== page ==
But having chosen this path late in her academic career, she was behind in her field of study. After college she took a gap year. She received a master’s degree in Earth and planetary science from Northwestern University and, inspired by that research on Ganymede, pursued a Ph.D. in geological science at the University of Idaho with an emphasis on the outer moons of the solar system.

When her graduate advisor went on sabbatical, Martin moved to Washington, D.C., to be with her partner. He suggested she get a desk at the National Air and Space Museum and work on her dissertation from there, rather than working at home. The choice proved fortuitous as she met not only interesting people there, but colleagues who encouraged her to do her postdoctoral work at the museum.

“It felt much more linear at the time, but in hindsight there was a lot of back and forth and travel trying to figure things out,” she says. “There were a lot of people who really motivated me to think about things that I hadn’t thought about before and who really encouraged me to take opportunities that I hadn’t considered taking. … Without any of those suggestions, I don’t think I would be where I am.”

A presentation slide of when a Wheaton group was in Iceland at the same time as Emily Martin

An evolving research life

Today, in a research office at the Smithsonian’s National Air and Space Museum, she studies the geology of wild, otherworldly places. Martin explains that geology is, fundamentally, the study of how a planet changed and evolved to arrive at its current state. On Earth that means looking at how continents, valleys and mountains formed, how and when the oceans formed, and when life evolved. Planetary geology looks at the same concepts, only rather than asking “When did life evolve?” the questions are “Did it evolve” or “Can it evolve?”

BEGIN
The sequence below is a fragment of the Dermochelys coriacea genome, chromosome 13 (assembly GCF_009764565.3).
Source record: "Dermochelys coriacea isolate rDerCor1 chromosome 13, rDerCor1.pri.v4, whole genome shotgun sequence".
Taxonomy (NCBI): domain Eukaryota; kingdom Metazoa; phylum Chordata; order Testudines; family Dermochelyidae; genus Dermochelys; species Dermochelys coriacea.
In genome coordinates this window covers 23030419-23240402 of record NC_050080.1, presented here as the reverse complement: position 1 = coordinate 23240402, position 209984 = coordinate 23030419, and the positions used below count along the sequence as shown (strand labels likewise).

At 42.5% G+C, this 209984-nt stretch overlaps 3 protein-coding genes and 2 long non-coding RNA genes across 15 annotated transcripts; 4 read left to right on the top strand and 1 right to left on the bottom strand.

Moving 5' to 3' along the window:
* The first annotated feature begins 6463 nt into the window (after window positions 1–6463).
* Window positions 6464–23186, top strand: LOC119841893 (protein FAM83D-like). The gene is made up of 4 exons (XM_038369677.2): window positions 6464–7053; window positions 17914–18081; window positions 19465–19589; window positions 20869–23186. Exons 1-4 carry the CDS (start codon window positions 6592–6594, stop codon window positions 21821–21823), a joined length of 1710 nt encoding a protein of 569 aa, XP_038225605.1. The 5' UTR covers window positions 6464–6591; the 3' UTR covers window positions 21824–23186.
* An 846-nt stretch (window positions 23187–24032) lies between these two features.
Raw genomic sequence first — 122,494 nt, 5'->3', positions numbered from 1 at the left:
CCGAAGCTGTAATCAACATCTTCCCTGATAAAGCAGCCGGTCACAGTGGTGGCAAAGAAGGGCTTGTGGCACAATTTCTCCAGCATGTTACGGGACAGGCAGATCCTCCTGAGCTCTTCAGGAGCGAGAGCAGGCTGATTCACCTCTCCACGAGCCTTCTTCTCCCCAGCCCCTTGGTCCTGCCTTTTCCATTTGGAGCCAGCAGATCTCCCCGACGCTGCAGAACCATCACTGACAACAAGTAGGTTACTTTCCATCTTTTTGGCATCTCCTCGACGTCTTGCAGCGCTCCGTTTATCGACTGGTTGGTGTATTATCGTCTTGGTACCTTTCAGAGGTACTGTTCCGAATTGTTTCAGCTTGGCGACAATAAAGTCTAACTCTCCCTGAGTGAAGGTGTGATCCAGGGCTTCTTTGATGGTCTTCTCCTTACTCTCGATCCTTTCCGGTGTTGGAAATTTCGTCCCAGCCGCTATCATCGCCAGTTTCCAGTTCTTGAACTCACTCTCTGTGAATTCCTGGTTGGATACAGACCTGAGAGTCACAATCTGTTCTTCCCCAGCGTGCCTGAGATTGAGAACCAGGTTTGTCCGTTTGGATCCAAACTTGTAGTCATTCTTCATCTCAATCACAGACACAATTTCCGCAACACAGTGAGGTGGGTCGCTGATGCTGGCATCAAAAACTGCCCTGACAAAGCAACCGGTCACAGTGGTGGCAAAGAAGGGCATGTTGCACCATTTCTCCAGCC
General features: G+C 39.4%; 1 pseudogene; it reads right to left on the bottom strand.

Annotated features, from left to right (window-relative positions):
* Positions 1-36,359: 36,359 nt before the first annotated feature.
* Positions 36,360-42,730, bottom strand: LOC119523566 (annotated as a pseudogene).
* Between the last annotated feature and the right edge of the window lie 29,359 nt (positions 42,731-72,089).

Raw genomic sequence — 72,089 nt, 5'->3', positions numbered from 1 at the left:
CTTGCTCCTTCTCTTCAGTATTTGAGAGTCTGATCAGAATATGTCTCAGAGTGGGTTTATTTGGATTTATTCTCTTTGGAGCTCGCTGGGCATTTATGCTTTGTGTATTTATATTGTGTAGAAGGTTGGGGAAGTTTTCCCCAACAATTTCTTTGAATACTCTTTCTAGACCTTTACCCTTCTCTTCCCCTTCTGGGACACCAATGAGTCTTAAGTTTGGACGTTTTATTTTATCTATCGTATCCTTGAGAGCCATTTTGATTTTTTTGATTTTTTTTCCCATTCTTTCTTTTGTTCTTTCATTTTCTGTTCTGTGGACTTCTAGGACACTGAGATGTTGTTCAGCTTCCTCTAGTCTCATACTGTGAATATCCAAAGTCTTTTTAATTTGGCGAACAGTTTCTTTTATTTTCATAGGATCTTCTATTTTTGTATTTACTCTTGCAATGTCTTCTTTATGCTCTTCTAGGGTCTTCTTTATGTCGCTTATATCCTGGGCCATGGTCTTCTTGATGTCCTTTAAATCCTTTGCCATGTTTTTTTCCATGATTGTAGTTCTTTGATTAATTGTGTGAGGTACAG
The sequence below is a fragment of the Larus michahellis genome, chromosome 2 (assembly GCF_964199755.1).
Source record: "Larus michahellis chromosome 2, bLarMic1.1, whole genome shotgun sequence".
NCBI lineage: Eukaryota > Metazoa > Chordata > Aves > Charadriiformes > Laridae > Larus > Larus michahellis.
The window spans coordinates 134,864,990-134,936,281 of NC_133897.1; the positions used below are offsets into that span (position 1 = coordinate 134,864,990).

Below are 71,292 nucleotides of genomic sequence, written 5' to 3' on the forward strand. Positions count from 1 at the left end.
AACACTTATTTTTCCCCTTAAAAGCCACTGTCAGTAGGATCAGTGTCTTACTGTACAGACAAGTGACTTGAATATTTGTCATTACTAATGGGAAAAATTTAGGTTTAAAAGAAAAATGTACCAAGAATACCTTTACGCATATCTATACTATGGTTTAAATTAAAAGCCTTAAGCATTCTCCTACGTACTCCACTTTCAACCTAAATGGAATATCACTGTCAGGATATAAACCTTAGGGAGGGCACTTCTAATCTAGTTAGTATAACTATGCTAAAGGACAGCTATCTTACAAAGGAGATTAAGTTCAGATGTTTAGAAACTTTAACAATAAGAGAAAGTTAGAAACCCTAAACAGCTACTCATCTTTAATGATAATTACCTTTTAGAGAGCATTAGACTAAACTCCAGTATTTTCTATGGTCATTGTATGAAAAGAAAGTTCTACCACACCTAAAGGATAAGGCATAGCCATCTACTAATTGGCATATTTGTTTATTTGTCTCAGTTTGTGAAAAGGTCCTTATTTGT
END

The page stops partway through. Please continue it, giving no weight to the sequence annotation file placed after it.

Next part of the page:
Martin’s own specialty is tectonics and structural geology—how fractures and faults form on planets—of icy worlds, which she describes as “very niche but extremely rewarding.”

In Iceland, Emily Martin explored features called pit chains, as an analog for similar features on Saturn’s moon Enceladus.

Currently, she’s creating a geologic map (a sort of visual history) of Neptune’s moon Triton for the U.S. Geological Survey and a similar project for Dione, a moon of Saturn. She’s also doing some work on Earth’s moon. Faults and fractures can help tell a story of what is happening to the interiors of these planetary bodies, which is of value because many of these moons may have or have had liquid oceans underneath their icy shells. Where there is water, there is the potential for life.

“We’re understanding the geologic history of these places and their interior evolution,” Martin says, “which then allows us to say this one has a high likelihood to have a habitable or have had a habitable environment such that we may have had life evolve here.”

She continues that this is important because while Mars tends to receive the most focus as a habitable planet, we have an entire solar system, all of it with more water than Mars or Earth combined, still to be explored.